Province to be part of major cancer study

Deana Stokes Sullivan
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David Thompson, Atlantic PATH director of operations, is shown in this file photo making a presentation in April to the New Glasgow Rotary Club in Nova Scotia about a new national cancer study. Thompson was in St. John's this past week laying the initial ground work for the research in Newfoundland and Labrador. Photo by Amy Reusch

A major recruitment campaign is underway in Newfoundland for participation in what's said to be the largest national cancer research study of its kind, and one of the largest in the world.

David Thompson, director of operations with the Atlantic Partnership for Tomorrow's Health (Atlantic PATH), a regional component of the national initiative, was in St. John's last week to lay the groundwork.

The national study, known as Canadian Partnership for Tomorrow Project, has already received a $42-million commitment from the federal government and is expected to involve 300,000 participants across Canada, including 30,000 in the Atlantic provinces and 6,600 in Newfoundland and Labrador.

Atlantic PATH is based in Nova Scotia, where the principal investigator is Dr. Louise Parker, a professor of pediatrics and medicine at Dalhousie University; she holds the Canadian Cancer Society, Nova Scotia division, chair in population cancer research.

Thompson said the study will look at genetics, lifestyle and environment factors to examine why some people get cancer and others don't, as well as possible ways to prevent cancer and, perhaps, even lead to better screening methods.

In the Atlantic region, he said, this is particularly important, considering cancer is estimated to affect one in every three people, a rate higher than other parts of the country.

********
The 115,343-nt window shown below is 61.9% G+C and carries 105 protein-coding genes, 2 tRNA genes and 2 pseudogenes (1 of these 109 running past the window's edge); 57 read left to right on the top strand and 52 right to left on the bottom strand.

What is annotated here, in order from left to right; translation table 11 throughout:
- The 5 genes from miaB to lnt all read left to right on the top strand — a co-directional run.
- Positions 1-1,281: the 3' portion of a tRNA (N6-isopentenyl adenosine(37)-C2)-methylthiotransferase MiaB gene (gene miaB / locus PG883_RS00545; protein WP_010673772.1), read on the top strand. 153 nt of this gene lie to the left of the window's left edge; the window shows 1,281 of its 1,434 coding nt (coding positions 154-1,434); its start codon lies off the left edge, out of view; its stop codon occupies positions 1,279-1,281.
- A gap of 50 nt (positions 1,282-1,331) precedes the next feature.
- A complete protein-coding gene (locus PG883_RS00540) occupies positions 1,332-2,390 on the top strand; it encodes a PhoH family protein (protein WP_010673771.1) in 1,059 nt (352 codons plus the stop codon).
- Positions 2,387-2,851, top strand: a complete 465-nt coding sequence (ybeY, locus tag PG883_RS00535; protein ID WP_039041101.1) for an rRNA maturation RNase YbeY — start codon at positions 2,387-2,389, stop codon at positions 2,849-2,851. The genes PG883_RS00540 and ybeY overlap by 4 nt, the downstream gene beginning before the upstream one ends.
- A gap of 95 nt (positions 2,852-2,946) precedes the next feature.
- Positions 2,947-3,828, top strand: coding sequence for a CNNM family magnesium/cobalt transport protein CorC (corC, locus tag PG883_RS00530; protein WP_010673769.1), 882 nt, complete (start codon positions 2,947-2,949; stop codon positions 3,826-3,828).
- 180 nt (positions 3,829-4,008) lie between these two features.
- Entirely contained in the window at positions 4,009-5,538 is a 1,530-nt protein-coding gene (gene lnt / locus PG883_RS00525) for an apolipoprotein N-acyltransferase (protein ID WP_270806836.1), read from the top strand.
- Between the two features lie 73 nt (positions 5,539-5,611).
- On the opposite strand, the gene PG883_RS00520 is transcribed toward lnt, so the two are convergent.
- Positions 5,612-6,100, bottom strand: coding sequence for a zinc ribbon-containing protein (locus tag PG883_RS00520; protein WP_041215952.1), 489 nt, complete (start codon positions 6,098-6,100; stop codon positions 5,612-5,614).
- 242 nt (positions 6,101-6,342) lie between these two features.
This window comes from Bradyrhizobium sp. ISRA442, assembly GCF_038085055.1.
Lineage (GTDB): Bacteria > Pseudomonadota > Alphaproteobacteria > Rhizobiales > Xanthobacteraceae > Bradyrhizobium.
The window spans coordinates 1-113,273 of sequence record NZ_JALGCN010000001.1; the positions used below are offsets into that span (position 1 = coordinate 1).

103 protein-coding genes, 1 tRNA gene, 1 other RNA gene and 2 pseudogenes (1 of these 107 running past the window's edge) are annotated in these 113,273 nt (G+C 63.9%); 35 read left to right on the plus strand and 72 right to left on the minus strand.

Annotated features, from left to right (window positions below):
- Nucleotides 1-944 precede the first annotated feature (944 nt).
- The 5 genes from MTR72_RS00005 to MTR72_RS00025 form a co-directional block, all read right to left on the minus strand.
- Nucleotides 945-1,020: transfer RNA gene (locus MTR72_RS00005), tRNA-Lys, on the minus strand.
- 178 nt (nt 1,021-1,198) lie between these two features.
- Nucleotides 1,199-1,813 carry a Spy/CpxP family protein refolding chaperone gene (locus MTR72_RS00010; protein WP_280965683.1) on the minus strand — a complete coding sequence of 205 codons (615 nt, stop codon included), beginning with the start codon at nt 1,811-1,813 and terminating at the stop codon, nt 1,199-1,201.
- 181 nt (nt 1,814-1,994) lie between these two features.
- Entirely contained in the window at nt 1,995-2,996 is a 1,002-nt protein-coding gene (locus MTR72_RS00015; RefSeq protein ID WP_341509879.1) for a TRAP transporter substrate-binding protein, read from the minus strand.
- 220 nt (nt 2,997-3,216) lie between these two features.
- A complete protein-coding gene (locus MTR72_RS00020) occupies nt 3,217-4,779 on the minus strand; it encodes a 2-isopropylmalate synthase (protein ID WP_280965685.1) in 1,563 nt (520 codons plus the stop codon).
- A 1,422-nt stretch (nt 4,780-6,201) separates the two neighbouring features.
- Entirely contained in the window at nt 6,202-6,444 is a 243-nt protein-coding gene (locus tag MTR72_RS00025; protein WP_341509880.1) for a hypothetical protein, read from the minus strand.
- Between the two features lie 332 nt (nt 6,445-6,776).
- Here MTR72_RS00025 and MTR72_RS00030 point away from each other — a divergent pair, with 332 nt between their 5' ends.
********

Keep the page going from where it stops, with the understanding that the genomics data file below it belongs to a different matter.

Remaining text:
In 2010, Thompson noted, 1,420 people were estimated to have died from cancer in Newfoundland and Labrador alone.

He said recruitment efforts for the study will be done directly, through emails or through organizations or workplaces, with participants asked to fill out an online or paper questionnaire at the base level.

In St. John's, Thompson said, "We've already hired someone who will be a key recruiting person on the ground."

The organizers are also looking to recruit champions who will volunteer to help recruit participants within their organizations or workplaces.

Those who participate in the study will be given a self-assessment kit, called a PATH Pack. It contains information about the study, a consent form, questionnaires about lifestyle, environment and family health history, a tape measure to take simple body measurements such as height and waist size and nail clippers to provide a toenail sample. A small lancet and test paper for an optional blood spot sample will be included in some PATH Packs.

Thompson said a full assessment centre is expected to be set up in St. John's by mid-February, where participants can complete questionnaires and PATH Pack assessments, as well as provide a broader range of biological samples through blood, urine and saliva tests, as well as undergo physical tests to determine things like grip strength, distribution of body fat, blood pressure, weight and other measurements.

The initial recruitment and assessment phase is expected to continue until March next year, with what Thompson calls a "top-up phase" from March 2012 to March 2013.

He said participants will also be asked to give the researchers permission to track their health over the next 30 years. "They don't have to do anything but give consent," he said, "but we would track them through things like medical records, vital statistics and the cancer registry."